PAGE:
Space Situational Awareness

What is Space Situational Awareness?

Space Situational Awareness (SSA) is an essential component of the EU Space Programme. By providing comprehensive knowledge and understanding about space hazards, SSA plays a key role in ensuring the safety and security of the European economies, societies and citizens who rely on space-based capabilities and applications such as communication, navigation and observation applications.  

SSA covers three areas:

  • Space Surveillance and Tracking (SST) of artificial objects.
  • Space Weather monitoring and forecast.
  • Near-Earth Objects (NEO) monitoring 

What is Space Surveillance and Tracking?

Illustration on space debris. Credits: SST Cooperation (2022)

More than 1 million pieces of ‘space debris’ are orbiting the Earth. With 20,000 new satellites expected to be launched over the next decade, this number will increase – as too will the risk of collision in space. 

Such collisions can create hundreds of new debris, increasing the risk against space activities and could severely damage an active satellite, or even destroy it, resulting in significant disruptions of services. 

To mitigate the risk of a collision between European space assets – such as GalileoEGNOSCopernicus and GOVSATCOM satellites – and other spacecraft and debris, in-orbit fragmentations and uncontrolled re-entries of space objects, the EU established the Space Surveillance and Tracking (SST) sub-component of the EU Space Programme.

EU SST is the European operational capability that safeguards the space assets of the EU, especially the satellites involved in the EU Space Programme, its Member States and other space operators. It uses a network of ground-based sensors capable of surveying and tracking artificial space objects, together with processing capabilities aiming to provide data, information and services on space objects orbiting the Earth. EU SST currently provides three services:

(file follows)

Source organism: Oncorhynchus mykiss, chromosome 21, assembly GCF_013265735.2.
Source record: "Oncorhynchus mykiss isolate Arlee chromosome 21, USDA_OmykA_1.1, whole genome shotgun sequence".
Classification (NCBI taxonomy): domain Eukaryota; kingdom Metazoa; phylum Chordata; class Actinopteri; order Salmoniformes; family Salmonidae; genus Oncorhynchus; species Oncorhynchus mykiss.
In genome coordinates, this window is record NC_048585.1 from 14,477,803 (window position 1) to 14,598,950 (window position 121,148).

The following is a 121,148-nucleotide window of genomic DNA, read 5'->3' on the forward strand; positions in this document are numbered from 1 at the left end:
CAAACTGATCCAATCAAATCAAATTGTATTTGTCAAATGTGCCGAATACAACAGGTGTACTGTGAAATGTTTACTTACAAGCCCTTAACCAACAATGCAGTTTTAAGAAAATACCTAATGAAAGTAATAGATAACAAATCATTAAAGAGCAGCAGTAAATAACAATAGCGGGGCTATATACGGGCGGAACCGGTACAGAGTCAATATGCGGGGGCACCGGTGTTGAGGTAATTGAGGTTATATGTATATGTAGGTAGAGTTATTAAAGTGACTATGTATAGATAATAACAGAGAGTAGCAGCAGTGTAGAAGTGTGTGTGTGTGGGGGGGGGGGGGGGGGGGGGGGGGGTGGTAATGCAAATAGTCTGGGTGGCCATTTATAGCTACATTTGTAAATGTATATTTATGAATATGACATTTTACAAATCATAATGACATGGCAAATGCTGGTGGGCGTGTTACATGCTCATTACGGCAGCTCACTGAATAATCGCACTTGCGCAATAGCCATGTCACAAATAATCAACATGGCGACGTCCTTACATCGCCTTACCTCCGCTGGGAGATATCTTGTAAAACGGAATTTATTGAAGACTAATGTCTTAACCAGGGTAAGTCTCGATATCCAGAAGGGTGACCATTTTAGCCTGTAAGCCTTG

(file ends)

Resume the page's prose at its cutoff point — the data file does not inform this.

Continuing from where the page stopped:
• Collision Avoidance (CA): risk assessment of collision between satellites or between satellites and space debris and generates collision avoidance alerts. 
  • Re-entry Analysis (RE): risk assessment of uncontrolled re-entry of artificial space objects into the Earth’s atmosphere and generates related information.
  • Fragmentation Analysis (FG): detection and characterisation of in-orbit fragmentations, break-ups or collisions, and analyses of all the available information regarding the object(s) involved in the event. 




More than 170 organisations currently receive these services and more than 300 European satellites are safeguarded from the risk of collision.

EUSPA’s role 

Following the European Commission’s decision from 3 June 2022, EUSPA will take responsibility for the Programme’s SST Front Desk operations  starting from 1 July 2023. The responsibility will be transferred from the European Union Satellite Centre (SatCen), which currently operates the Front Desk, to EUSPA’s Galileo Security Monitoring Centre (GSMC) in Madrid. 

The operational information is built by the SST Partnership made of EU Member States, from the SSA assets and national operations centres that are owned by the Member States.

The Front Desk is the main interface to deliver SST information and services between the SST Partnership and the users’ community, including activities related to user coordination, service performance, engagement and communication. 

In addition to its SST Front Desk responsibilities, EUSPA is contributing to the system’s security monitoring, particularly establishing the security requirements needed to shape the SST network in support of the European Commission and the EU SST Partnership. 

More here

Updated: Dec 10, 2022